The rest of us sat together in a corner of the room. I finally felt as if I was starting to understand their group a bit more. Kiffi was the leader in the absence of Tobih. This was because she was the best at speaking with others, which was important for negotiations. Her sentences were generally long and she liked to speak what was on her mind, though. She could get caught up in a tangent if left alone. Kau was not only their navigator but also the one there to keep Kiffi from getting away from the point she was trying to convey.
Tullia, as Kiffi had told me earlier, was their healer since she knew the medicinal properties of the environment around her. She was more learned in the art of making poisons than medicine, but her medicinal concoctions had gotten them through a few illnesses. She also played lookout for the team. Tullia would scout ahead to check for any dangers on the road.
Then there was Cinder. The playful thief was perfect for discretely killing any creatures that dared to hinder their progress. If Tullia’s well-aimed poison tipped arrow couldn’t dispatch a monster, Cinder wasn’t far behind her to help finish it off from the shadows. Cinder also played cook for the group while Angel was away. She had only recently learned how to make anything other than food for farm animals. Ragnvaldr was giving her a lesson in cooking and she seemed quite excited to learn more of the art.
Zen was quiet, as always. He was old and always seemed tired, but that was never the case. He was losing his sight, so he kept the illusion that he was always asleep by keeping his eyes closed. Instead, he was using the sound around him to feel where everything was. As a result, he was good at picking up conversations, which is great when you are making negotiations with someone. More than once he had found out problems within groups – their weaknesses. He relayed the message to the other guild members. They would help solve the group’s problem, which usually gained favor for them. He hadn’t quite gotten used to having to hear everything rather than see, so Zen prefered to stand against walls whenever possible.
They were truly an exceptional group that found strengths in each other’s weaknesses. It’s like they belonged together.
And Tobih had pulled them all together.
The group spoke very highly of Tobih, which made him blush and chuckle. That sheepish grin of his never left his face. They all cared for him very much. All of us cared about him.
Tobih, however, spoke very highly of our group. He told the guild about our adventures since leaving.
“Back in the Granite Citadel, we got to stay in these small dwarven houses that Angel had trouble fitting into,” he was onto another story, “Angel had started another one of her fights, this time with Claire. You know how she gets. I woke up to this and had to scold her for it. Turns out there was this huge explosion I had slept through earlier that morning. One of the dwarven houses was completely totaled.”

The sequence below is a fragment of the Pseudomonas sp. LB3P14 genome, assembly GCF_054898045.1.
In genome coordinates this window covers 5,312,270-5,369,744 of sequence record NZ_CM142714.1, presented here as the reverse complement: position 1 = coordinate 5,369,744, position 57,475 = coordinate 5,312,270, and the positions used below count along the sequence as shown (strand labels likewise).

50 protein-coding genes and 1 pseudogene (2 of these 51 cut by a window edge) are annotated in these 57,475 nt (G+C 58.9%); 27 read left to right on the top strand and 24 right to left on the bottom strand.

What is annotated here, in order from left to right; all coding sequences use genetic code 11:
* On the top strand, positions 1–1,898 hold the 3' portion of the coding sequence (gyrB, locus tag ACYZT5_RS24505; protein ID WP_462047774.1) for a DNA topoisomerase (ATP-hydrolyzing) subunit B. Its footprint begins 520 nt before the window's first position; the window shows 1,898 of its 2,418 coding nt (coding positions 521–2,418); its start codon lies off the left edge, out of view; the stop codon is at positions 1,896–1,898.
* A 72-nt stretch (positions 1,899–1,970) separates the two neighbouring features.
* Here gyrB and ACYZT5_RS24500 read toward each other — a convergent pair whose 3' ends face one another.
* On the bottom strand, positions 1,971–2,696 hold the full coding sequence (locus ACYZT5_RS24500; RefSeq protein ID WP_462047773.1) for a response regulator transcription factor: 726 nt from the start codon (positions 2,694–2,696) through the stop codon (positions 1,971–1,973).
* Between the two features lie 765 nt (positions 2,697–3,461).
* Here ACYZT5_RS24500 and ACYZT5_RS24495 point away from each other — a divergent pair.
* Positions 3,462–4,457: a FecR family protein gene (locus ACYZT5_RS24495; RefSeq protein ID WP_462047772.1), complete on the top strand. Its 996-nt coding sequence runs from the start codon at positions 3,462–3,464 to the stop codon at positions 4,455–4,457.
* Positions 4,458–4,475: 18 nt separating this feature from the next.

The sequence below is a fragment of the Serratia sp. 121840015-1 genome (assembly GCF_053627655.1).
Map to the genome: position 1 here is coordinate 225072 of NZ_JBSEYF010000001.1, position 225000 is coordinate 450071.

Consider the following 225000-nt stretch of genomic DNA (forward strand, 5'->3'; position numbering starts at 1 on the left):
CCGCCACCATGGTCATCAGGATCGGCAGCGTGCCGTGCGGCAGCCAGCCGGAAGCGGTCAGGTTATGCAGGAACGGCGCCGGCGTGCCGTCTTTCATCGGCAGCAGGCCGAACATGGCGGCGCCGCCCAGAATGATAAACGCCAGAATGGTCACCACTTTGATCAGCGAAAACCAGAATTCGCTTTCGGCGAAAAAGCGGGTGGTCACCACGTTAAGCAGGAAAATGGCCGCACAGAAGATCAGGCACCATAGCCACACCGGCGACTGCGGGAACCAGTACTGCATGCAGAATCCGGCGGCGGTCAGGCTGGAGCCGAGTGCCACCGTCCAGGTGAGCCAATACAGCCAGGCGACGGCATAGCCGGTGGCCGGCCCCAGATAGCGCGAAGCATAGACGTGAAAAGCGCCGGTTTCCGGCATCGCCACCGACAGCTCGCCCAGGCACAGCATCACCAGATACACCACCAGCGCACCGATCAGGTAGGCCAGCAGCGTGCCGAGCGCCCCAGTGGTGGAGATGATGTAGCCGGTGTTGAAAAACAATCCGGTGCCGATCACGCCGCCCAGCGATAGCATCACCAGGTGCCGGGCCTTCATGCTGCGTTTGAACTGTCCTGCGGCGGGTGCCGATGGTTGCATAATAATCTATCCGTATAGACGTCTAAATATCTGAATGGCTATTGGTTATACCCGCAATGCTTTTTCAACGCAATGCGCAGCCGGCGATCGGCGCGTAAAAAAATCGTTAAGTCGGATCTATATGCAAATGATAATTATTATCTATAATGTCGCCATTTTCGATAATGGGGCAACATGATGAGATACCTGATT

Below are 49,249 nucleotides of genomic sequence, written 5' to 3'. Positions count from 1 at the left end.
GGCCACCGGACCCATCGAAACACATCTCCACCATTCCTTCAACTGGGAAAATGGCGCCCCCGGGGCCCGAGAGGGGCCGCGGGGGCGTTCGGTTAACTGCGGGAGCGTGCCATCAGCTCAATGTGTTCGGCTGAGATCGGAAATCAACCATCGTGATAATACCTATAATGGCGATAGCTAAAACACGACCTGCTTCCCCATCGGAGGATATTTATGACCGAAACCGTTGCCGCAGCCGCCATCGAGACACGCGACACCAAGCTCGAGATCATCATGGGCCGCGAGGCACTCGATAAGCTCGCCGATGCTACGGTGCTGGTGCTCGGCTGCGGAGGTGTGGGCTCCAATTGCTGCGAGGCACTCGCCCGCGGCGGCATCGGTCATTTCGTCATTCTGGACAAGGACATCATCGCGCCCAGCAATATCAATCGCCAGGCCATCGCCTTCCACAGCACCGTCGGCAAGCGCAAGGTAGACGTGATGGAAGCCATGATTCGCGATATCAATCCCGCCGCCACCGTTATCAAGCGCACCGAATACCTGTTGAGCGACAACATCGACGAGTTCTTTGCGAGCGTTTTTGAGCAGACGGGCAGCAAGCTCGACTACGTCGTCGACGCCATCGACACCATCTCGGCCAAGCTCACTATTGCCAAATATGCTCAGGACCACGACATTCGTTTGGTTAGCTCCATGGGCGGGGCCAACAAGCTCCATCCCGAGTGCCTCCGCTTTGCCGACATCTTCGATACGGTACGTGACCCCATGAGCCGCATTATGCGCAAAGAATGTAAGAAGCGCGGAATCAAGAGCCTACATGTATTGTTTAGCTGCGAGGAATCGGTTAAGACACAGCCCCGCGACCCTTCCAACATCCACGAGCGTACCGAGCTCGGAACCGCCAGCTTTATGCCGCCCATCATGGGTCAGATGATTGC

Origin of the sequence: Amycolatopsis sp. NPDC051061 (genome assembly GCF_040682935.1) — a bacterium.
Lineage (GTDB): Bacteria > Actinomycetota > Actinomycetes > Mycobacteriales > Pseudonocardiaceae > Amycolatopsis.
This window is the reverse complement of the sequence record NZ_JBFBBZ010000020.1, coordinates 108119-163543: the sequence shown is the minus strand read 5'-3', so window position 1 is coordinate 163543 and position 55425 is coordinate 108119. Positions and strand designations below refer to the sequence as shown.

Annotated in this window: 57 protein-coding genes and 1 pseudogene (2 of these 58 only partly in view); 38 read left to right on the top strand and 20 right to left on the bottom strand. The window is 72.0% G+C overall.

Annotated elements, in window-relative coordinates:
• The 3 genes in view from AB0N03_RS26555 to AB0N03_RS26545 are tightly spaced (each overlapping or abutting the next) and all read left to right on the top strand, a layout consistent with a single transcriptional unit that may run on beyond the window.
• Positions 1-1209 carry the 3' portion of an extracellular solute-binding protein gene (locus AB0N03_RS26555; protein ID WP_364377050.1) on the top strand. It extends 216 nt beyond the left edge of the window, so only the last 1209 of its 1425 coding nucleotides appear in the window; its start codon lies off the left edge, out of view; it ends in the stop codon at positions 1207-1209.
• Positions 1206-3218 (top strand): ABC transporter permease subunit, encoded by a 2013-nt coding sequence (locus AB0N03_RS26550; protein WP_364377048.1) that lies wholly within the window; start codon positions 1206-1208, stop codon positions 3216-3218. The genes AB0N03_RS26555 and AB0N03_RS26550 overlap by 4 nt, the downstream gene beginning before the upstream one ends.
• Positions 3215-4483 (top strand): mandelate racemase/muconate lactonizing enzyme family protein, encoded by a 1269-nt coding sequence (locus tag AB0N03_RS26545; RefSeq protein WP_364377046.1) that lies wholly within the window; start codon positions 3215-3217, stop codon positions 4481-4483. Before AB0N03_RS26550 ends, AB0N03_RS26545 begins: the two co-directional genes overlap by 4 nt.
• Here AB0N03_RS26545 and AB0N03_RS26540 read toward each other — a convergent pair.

“You’d sleep through a dragon invasion,” Cinder laughed as she assisted Ragnvaldr with delivering our food in front of us.
“That left Claire with a choice and she decided to go to the Eye of the North by herself.” He continued after a chuckle.
“Isn’t that the place where they record the deeds of heroes? I heard that no one ever sees anything more than rubble when they go there,” Kiffi butted in.
“Claire is…. different. Maybe one day she can tell you her story herself, but I’ll leave that to her. She went and only a few moments later, she was back! Just like that! And she was carrying this really nice staff. So I figured she must have found something in there.” He made all of these wild gestures with his arms and hands while he told them the story. “I was right, but I’m not sure it was what she was looking for. She and Angel had a talk and came back and that’s why we’re headed to Orr now. Claire is going to ask the gods on their altars to help her.”
“There’s a point when you should cut your loses and give up,” Tullia broke her own silence and spoke up.
Surprisingly, it was Angel who had words for her. “We all have our own challenges we need to overcome before they eat us alive.” Her voice was serious and she folded her arms.
Tobih looked just as surprised as I did, “Uh, yes.. that is exactly why we must go.”
“I, for one, love the idea of our leader getting to know the environment of Orr. He can report back and let us know how we should be handling the area, especially if we plan to fight the undead at their source.” Kiffi also came to our defense.
I didn’t have any hope for anyone understanding my story beyond those who knew it. I needed to do this. “It’s okay if you don’t understand. I know it doesn’t make a lot of sense and it doesn’t get better in that respect. But for once Angel is right. If I don’t do this, then it will eat away until I’m nothing more than a hollow shell of my former self. I’m sitting here with three people who care very dearly for me and are willing to risk their lives for my happiness… It’s terrifying. I know that they are risking their lives and there’s nothing I can do to stop them from trying to make me happy.
“I only hope that one day in the future I can do something to return the favor,” I finished. Tobih pulled me close to him again, having me rest against his shoulder.
“It will be enough for me to see you happy.” He smiled and looked sideways towards me.
“Any more stories?” Kiffi questioned eagerly. It seemed she liked the stories he was telling. They seemed boring to me, and I’m not sure how many of us were actually excited by them, but I liked to listen to his voice at least.
“Let me tell you about the never-ending mugs of ale in Hoelbrak….”